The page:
Analyzing Sports Illustrated Top 100: Andre Iguodala
Sports Illustrated has projected the top-100 players over at the Point Forward heading into the 2013-14 season and Andre Iguodala was one of the Golden State Warriors selected.
The former Denver Nugget rated very well and clocked in as the 33rd best player in the NBA. He is ranked higher than most of his teammates as we can see from the analysis of the players that were omitted from the list and the assessment of the ranks of both Klay Thompson and David Lee.
Iguodala appears this high in the top 100 because he plays a multitude of positions and is one of the best complimentary players in the league. He was initially miscast in his time with the Philadelphia 76ers as a primary option and that hurt his relationship with a fan base that expected more from a player earning a salary comparable to the likes of Chris Paul.
In Denver, his skills were appreciated and incorporated within the team structure. Iguodala does not possess one single elite offensive skill but he is very good in several aspects.
The former Arizona Wildcat has a good enough handle on the ball to occasionally run the offense and he is also a willing passer. He is an average shooter at best and tends to settle for mid-range jumpers. However, when he catches the ball on the move or with space in front of him, he is one of the most dangerous players in the league by virtue of his jaw-dropping athleticism.
Iguodala finishes at the basket with violence reminiscent of Dominique Wilkins. Offensively, he is a poor man’s version of Scottie Pippen. On the defensive end though, he is one of the most destructive players in the league.
Warriors fans saw this first hand during the 2013 playoffs when the highflyer was tasked with defending every perimeter player on the Dubs. Eventually, he was asked to put the clamps on Stephen Curry and that responsibility came with mixed results.
Iguodala demonstrated that he hones in on tendencies and uses his body and freakishly long arms to consistently remain in front of his assignment and then contest the shot. He can be beat obviously and typically this occurs when offensive players outsmart him with clever bags of tricks (Kobe Bryant comes to mind).
Have a look at the video below as an example:
This is the breakdown of the footage I previously provided:
Bryant uses the Nuggets’ big man as somewhat of a brush screen on Iguodala. He dribbles right at Koufos and pulls him in the direction of his primary defender who gets taken out of the play and ends up with a one-on-one against the big man in a scenario Bryant will take just about every time.
If that’s what it takes to fool Iguodala, the Warriors will be fine with that given the difficulty involved with the execution of that possession.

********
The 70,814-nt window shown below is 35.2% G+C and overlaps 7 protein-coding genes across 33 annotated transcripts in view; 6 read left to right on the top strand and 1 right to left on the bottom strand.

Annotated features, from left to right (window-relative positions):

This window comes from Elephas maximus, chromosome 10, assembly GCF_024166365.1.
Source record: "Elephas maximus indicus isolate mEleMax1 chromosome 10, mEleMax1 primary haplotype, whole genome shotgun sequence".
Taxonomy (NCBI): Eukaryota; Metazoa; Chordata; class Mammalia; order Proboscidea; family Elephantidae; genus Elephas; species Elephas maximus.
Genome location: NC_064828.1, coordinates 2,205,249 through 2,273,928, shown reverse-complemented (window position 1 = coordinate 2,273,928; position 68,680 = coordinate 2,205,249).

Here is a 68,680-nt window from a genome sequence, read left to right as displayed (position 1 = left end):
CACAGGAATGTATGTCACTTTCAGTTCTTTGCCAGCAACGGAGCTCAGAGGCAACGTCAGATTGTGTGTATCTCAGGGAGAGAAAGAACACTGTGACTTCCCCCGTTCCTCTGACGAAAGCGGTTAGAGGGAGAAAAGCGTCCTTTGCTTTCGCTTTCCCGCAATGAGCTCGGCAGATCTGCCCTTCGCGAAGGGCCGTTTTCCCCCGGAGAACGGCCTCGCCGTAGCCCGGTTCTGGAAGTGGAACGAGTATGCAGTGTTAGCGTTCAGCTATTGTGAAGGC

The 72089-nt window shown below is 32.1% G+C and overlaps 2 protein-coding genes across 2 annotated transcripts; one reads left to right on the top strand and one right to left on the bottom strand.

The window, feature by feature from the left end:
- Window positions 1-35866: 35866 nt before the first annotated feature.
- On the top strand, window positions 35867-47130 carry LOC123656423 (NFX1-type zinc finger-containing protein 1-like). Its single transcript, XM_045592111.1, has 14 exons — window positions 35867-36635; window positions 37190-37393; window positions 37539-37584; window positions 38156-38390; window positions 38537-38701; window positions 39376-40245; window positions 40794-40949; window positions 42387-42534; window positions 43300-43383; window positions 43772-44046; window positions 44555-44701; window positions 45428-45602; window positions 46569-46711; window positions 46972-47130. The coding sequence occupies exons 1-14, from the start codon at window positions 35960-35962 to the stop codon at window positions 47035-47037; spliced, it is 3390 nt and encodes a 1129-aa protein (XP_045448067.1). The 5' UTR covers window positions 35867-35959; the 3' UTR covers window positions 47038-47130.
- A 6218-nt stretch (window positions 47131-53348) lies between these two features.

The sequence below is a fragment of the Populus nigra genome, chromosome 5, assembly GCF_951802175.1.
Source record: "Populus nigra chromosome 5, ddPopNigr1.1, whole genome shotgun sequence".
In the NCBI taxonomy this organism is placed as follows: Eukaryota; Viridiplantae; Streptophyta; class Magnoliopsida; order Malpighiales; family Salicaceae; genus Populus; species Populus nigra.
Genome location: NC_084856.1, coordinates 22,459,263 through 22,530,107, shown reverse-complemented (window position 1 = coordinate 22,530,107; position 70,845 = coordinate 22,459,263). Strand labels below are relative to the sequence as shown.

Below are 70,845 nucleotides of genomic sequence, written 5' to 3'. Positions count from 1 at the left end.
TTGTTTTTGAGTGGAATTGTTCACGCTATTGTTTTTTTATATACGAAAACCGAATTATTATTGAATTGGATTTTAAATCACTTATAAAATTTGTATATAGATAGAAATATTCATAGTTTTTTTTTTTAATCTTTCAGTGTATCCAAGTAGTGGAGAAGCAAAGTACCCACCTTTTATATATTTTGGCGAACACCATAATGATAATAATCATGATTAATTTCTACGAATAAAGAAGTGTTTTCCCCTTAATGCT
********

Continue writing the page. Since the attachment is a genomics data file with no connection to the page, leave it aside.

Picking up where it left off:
In assessing Iguodala’s rank, Rob Mahoney offered this nugget of information on his defense:
One can very easily make the case that Iguodala is both the league’s best and hardest-working defender, given the mastery he shows in challenging elite offensive players on a full-time basis. His work essentially begins when the ball is inbounded, if not earlier; Iguodala devotes a lot of energy and attention to denying his man the ball. From that initial disruption, he has every tool necessary to prevent easy attempts: length, agility, strength and a tirelessness that allows him to play the long game.
That is the swingman in a nutshell. He defends every perimeter position and does so masterfully. Heading into 2013-14, he will be an important and effective player for Golden State precisely because of this.
The closest thing the Dubs had to a stopper in the previous season was Draymond Green, but he severely compromised the offense. Per NBA.com, the Dubs only scored 100.5 points per 100 possessions with the former Michigan State Spartan on the floor.
If we project that figure over an 82-game schedule, it ranks in the bottom third of NBA offenses in 2012-13. This occurred because defenses simply ignored Green and loaded up on the Warriors’ best players.
Green was afforded a multitude of open jump shots in his rookie season and he consistently misfired as evidenced by his 32.7 percent conversion mark. Perhaps he will improve enough in his sophomore campaign to the point that he is no longer a liability on offense.
However, Igudoala now occupies that role and he will be terrific at it. He is talented enough offensively that he simply must be accounted for by opposing defenses. Whether it is shooting open jumpers or converting in the paint, the Warrior highflyer is superior in every facet to Green.
Golden State’s offense will probably be just as good in Iguodala’s first season with the team if not better than what it was in 2012-13. But the big difference will come on the defensive end. With a player of his caliber hounding great perimeter players, the Dubs will have a chance to compete against the upper-echelon teams in the league.
Iguodala’s ranking at 33 makes perfect sense when looking at the names of players ahead of him. Some might argue that a couple of names rated higher are past their peak and that would be fair but the likes of Paul Pierce, David West and Kevin Garnett are still borderline elite players.
The remainder of the top-30 NBA players is a mix of fairly young veterans and players in their primes with the exception of Tim Duncan, Dirk Nowitzki and Kobe Bryant.
They are all unequivocally better than Iguodala and thus should have better seasons than him in 2013-14.
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